US court rules on Houthis actions, holds Iran accountable

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A US federal court in New York ruled that the Islamic Republic can be held accountable for the activities of the Houthi militia in Yemen that is backed by Iran both financially and on ideological grounds.

The federal court ruled that US citizens would be entitled to compensation for losses they had suffered as a result of operations carried out by the Houthis, also known as the Ansarullah militia.

This includes the families of two US citizens who were kidnapped by the Houthis in 2015, both of which are suing the Islamic Republic.

The two men were kidnapped from the airport in Yemen’s capital Sanaa in 2015 and allegedly tortured. One of them died under torture after 16 days. The other remained a hostage for six months until he was released.

The compensation will likely come from Iranian assets the US government has seized as part of its sanctions program against Iran.

The exact amount of compensation due will be ruled on at a later date.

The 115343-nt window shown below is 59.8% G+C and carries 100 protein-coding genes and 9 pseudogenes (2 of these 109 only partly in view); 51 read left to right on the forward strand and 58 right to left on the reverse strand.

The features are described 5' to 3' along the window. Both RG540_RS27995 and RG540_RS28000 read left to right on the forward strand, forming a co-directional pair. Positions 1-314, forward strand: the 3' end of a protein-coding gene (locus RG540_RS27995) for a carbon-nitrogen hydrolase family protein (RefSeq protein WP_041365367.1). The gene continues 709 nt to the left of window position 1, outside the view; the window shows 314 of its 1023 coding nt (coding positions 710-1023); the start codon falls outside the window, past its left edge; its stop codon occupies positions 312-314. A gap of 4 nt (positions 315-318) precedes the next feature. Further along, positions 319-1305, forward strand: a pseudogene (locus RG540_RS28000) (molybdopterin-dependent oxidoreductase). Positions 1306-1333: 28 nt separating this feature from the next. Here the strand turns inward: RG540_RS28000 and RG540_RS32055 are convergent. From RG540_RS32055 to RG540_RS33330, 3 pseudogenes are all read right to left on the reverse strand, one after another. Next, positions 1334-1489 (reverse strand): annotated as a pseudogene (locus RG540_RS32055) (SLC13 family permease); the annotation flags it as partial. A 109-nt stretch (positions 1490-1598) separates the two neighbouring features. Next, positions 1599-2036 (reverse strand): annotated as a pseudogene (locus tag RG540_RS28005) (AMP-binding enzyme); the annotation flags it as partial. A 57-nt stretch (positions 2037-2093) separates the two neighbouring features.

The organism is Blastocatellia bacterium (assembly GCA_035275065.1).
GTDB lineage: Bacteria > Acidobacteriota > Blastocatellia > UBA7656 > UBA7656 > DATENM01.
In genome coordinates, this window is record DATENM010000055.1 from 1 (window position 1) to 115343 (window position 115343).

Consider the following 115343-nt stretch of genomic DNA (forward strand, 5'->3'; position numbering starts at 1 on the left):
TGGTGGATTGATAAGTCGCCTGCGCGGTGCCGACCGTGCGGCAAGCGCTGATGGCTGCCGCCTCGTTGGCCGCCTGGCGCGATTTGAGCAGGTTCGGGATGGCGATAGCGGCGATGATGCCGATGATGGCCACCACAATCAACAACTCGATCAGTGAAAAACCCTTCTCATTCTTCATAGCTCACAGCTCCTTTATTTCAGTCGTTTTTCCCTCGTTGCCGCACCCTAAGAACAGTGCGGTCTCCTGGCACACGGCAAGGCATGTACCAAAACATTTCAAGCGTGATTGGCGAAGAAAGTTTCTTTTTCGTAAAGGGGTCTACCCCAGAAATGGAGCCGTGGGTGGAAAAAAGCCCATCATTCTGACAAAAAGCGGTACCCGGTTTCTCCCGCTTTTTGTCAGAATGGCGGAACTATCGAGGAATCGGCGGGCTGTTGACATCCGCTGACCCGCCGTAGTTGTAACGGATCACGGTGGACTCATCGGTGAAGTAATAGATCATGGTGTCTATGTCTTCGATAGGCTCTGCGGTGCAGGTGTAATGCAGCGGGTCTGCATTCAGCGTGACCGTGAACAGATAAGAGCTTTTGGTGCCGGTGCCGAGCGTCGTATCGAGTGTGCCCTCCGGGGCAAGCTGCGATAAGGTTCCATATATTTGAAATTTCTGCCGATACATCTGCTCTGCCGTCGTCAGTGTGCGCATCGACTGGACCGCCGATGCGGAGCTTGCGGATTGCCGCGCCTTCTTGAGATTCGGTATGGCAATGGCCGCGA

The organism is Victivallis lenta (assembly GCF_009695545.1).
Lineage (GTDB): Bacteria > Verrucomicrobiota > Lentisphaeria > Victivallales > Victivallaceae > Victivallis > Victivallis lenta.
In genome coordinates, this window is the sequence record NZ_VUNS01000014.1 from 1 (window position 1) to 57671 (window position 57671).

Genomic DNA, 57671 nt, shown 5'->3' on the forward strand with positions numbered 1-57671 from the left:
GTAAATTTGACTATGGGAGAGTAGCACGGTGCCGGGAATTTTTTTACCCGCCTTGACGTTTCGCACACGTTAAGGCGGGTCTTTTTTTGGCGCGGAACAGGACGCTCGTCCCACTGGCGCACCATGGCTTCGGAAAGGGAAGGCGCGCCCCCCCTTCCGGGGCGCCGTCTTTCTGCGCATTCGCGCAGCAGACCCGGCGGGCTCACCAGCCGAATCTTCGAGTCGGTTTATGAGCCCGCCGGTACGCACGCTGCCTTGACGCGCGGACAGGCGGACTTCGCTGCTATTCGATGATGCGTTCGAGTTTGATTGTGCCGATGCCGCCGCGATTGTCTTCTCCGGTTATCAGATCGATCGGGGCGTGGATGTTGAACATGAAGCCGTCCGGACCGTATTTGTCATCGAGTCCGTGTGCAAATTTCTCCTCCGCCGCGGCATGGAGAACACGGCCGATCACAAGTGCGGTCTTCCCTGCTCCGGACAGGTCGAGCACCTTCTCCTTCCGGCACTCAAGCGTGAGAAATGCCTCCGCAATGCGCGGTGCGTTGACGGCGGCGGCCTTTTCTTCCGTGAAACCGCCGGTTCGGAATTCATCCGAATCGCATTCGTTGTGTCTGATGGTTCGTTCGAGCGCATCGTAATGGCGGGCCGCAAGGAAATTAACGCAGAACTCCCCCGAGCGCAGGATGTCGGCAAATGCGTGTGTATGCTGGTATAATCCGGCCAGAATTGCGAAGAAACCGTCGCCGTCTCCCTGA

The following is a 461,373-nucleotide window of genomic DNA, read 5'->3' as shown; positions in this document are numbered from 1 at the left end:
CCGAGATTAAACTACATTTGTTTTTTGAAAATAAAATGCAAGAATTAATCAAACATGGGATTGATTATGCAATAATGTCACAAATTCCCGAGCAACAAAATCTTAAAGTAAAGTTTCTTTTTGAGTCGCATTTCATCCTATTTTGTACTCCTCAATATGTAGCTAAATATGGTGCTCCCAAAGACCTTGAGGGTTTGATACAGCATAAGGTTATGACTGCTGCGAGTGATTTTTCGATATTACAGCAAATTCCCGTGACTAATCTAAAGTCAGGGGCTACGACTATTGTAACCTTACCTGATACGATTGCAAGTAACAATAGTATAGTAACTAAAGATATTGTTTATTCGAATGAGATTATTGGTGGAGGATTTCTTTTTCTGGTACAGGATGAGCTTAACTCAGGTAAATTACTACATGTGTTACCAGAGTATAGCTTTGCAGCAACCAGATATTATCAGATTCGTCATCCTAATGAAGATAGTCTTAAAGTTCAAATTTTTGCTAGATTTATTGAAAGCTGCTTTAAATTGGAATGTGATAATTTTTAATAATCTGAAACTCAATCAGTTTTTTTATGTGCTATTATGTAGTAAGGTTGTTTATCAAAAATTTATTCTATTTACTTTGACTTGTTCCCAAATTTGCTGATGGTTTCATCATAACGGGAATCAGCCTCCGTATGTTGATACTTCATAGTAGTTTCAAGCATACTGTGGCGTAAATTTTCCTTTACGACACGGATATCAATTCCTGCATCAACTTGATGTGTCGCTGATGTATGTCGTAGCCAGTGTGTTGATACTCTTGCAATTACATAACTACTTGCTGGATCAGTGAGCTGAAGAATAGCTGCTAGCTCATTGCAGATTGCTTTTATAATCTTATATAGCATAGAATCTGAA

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It is the first time, a US federal court has held Iran accountable for Houthis’ actions, including kidnapping, murder, and torture, and has ruled that victims are entitled to compensation from blocked Iranian assets.

Prior to this, US courts have held Iran accountable for actions taken by Lebanon’s Hezbollah, Palestine’s Hamas and the Islamic Movement, and have accordingly blocked around $100 billion of Iranian assets in the United States. In these cases, the plaintiffs were able to acquire about $2 billion of blocked assets in compensation.

On Tuesday, Iran’s Supreme Leader Ali Khamenei held a meeting with Mohammed Abdul-Salam, spokesman for Yemen’s Houthi militia.

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